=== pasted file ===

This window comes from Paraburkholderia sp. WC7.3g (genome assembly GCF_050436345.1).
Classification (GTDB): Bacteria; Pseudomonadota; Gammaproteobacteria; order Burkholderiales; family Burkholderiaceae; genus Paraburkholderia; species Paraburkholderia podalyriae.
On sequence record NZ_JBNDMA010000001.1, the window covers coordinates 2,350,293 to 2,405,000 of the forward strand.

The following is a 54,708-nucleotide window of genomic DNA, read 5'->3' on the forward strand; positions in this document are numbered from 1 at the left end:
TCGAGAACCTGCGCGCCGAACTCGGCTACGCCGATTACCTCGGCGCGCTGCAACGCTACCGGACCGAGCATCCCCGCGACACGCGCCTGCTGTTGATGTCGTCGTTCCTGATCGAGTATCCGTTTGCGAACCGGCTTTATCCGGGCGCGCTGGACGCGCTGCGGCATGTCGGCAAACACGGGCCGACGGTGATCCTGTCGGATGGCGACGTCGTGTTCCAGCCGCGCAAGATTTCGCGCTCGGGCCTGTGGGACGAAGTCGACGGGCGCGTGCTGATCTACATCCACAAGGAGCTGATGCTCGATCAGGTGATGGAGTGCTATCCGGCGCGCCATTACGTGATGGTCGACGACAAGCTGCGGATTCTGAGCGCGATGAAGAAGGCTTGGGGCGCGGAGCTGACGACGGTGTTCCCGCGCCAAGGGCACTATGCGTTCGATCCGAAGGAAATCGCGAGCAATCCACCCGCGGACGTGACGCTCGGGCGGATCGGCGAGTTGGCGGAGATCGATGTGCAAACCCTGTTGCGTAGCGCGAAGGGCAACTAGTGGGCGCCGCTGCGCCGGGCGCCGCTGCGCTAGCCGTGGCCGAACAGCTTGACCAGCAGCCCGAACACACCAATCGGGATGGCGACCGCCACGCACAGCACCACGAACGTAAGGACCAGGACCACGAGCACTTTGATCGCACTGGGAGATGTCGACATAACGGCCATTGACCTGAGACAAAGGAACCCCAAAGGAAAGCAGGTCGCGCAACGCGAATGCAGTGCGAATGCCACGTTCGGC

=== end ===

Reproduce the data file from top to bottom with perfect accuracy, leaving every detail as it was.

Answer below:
This window comes from Paraburkholderia sp. WC7.3g (genome assembly GCF_050436345.1).
Classification (GTDB): Bacteria; Pseudomonadota; Gammaproteobacteria; order Burkholderiales; family Burkholderiaceae; genus Paraburkholderia; species Paraburkholderia podalyriae.
On sequence record NZ_JBNDMA010000001.1, the window covers coordinates 2,350,293 to 2,405,000 of the forward strand.

The following is a 54,708-nucleotide window of genomic DNA, read 5'->3' on the forward strand; positions in this document are numbered from 1 at the left end:
TCGAGAACCTGCGCGCCGAACTCGGCTACGCCGATTACCTCGGCGCGCTGCAACGCTACCGGACCGAGCATCCCCGCGACACGCGCCTGCTGTTGATGTCGTCGTTCCTGATCGAGTATCCGTTTGCGAACCGGCTTTATCCGGGCGCGCTGGACGCGCTGCGGCATGTCGGCAAACACGGGCCGACGGTGATCCTGTCGGATGGCGACGTCGTGTTCCAGCCGCGCAAGATTTCGCGCTCGGGCCTGTGGGACGAAGTCGACGGGCGCGTGCTGATCTACATCCACAAGGAGCTGATGCTCGATCAGGTGATGGAGTGCTATCCGGCGCGCCATTACGTGATGGTCGACGACAAGCTGCGGATTCTGAGCGCGATGAAGAAGGCTTGGGGCGCGGAGCTGACGACGGTGTTCCCGCGCCAAGGGCACTATGCGTTCGATCCGAAGGAAATCGCGAGCAATCCACCCGCGGACGTGACGCTCGGGCGGATCGGCGAGTTGGCGGAGATCGATGTGCAAACCCTGTTGCGTAGCGCGAAGGGCAACTAGTGGGCGCCGCTGCGCCGGGCGCCGCTGCGCTAGCCGTGGCCGAACAGCTTGACCAGCAGCCCGAACACACCAATCGGGATGGCGACCGCCACGCACAGCACCACGAACGTAAGGACCAGGACCACGAGCACTTTGATCGCACTGGGAGATGTCGACATAACGGCCATTGACCTGAGACAAAGGAACCCCAAAGGAAAGCAGGTCGCGCAACGCGAATGCAGTGCGAATGCCACGTTCGGC